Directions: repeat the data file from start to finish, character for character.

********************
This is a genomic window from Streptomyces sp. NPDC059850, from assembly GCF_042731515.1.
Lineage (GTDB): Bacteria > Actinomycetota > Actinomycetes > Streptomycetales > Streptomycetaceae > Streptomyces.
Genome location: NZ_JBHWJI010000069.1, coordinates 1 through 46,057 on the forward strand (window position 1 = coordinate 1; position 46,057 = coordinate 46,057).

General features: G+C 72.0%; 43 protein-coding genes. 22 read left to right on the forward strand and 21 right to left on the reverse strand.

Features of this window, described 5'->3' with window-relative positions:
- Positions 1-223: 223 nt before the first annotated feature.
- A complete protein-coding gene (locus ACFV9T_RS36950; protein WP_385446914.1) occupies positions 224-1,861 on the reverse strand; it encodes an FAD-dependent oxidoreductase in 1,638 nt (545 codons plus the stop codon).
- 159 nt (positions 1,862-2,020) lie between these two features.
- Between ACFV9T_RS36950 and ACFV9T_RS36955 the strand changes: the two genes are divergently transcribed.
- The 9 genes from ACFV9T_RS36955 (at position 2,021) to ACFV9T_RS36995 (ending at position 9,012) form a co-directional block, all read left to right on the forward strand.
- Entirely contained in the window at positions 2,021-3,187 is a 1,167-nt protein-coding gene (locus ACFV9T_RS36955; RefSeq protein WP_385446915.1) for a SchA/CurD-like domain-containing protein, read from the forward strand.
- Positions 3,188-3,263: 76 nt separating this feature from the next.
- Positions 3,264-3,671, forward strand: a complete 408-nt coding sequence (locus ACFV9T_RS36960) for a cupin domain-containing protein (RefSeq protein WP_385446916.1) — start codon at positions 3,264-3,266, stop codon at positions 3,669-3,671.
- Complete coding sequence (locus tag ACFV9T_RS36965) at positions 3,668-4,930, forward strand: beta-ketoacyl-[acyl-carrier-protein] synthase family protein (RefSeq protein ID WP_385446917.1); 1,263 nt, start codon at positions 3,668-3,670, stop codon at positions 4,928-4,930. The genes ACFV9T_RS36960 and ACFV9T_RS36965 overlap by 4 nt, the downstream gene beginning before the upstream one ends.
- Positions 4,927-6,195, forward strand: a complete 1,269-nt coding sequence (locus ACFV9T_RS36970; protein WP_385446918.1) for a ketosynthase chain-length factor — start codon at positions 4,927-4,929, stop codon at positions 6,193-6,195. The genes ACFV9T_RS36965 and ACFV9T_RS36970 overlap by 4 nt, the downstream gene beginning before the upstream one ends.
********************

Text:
This is a genomic window from Streptomyces sp. NPDC059850, from assembly GCF_042731515.1.
Lineage (GTDB): Bacteria > Actinomycetota > Actinomycetes > Streptomycetales > Streptomycetaceae > Streptomyces.
Genome location: NZ_JBHWJI010000069.1, coordinates 1 through 46,057 on the forward strand (window position 1 = coordinate 1; position 46,057 = coordinate 46,057).

General features: G+C 72.0%; 43 protein-coding genes. 22 read left to right on the forward strand and 21 right to left on the reverse strand.

Features of this window, described 5'->3' with window-relative positions:
- Positions 1-223: 223 nt before the first annotated feature.
- A complete protein-coding gene (locus ACFV9T_RS36950; protein WP_385446914.1) occupies positions 224-1,861 on the reverse strand; it encodes an FAD-dependent oxidoreductase in 1,638 nt (545 codons plus the stop codon).
- 159 nt (positions 1,862-2,020) lie between these two features.
- Between ACFV9T_RS36950 and ACFV9T_RS36955 the strand changes: the two genes are divergently transcribed.
- The 9 genes from ACFV9T_RS36955 (at position 2,021) to ACFV9T_RS36995 (ending at position 9,012) form a co-directional block, all read left to right on the forward strand.
- Entirely contained in the window at positions 2,021-3,187 is a 1,167-nt protein-coding gene (locus ACFV9T_RS36955; RefSeq protein WP_385446915.1) for a SchA/CurD-like domain-containing protein, read from the forward strand.
- Positions 3,188-3,263: 76 nt separating this feature from the next.
- Positions 3,264-3,671, forward strand: a complete 408-nt coding sequence (locus ACFV9T_RS36960) for a cupin domain-containing protein (RefSeq protein WP_385446916.1) — start codon at positions 3,264-3,266, stop codon at positions 3,669-3,671.
- Complete coding sequence (locus tag ACFV9T_RS36965) at positions 3,668-4,930, forward strand: beta-ketoacyl-[acyl-carrier-protein] synthase family protein (RefSeq protein ID WP_385446917.1); 1,263 nt, start codon at positions 3,668-3,670, stop codon at positions 4,928-4,930. The genes ACFV9T_RS36960 and ACFV9T_RS36965 overlap by 4 nt, the downstream gene beginning before the upstream one ends.
- Positions 4,927-6,195, forward strand: a complete 1,269-nt coding sequence (locus ACFV9T_RS36970; protein WP_385446918.1) for a ketosynthase chain-length factor — start codon at positions 4,927-4,929, stop codon at positions 6,193-6,195. The genes ACFV9T_RS36965 and ACFV9T_RS36970 overlap by 4 nt, the downstream gene beginning before the upstream one ends.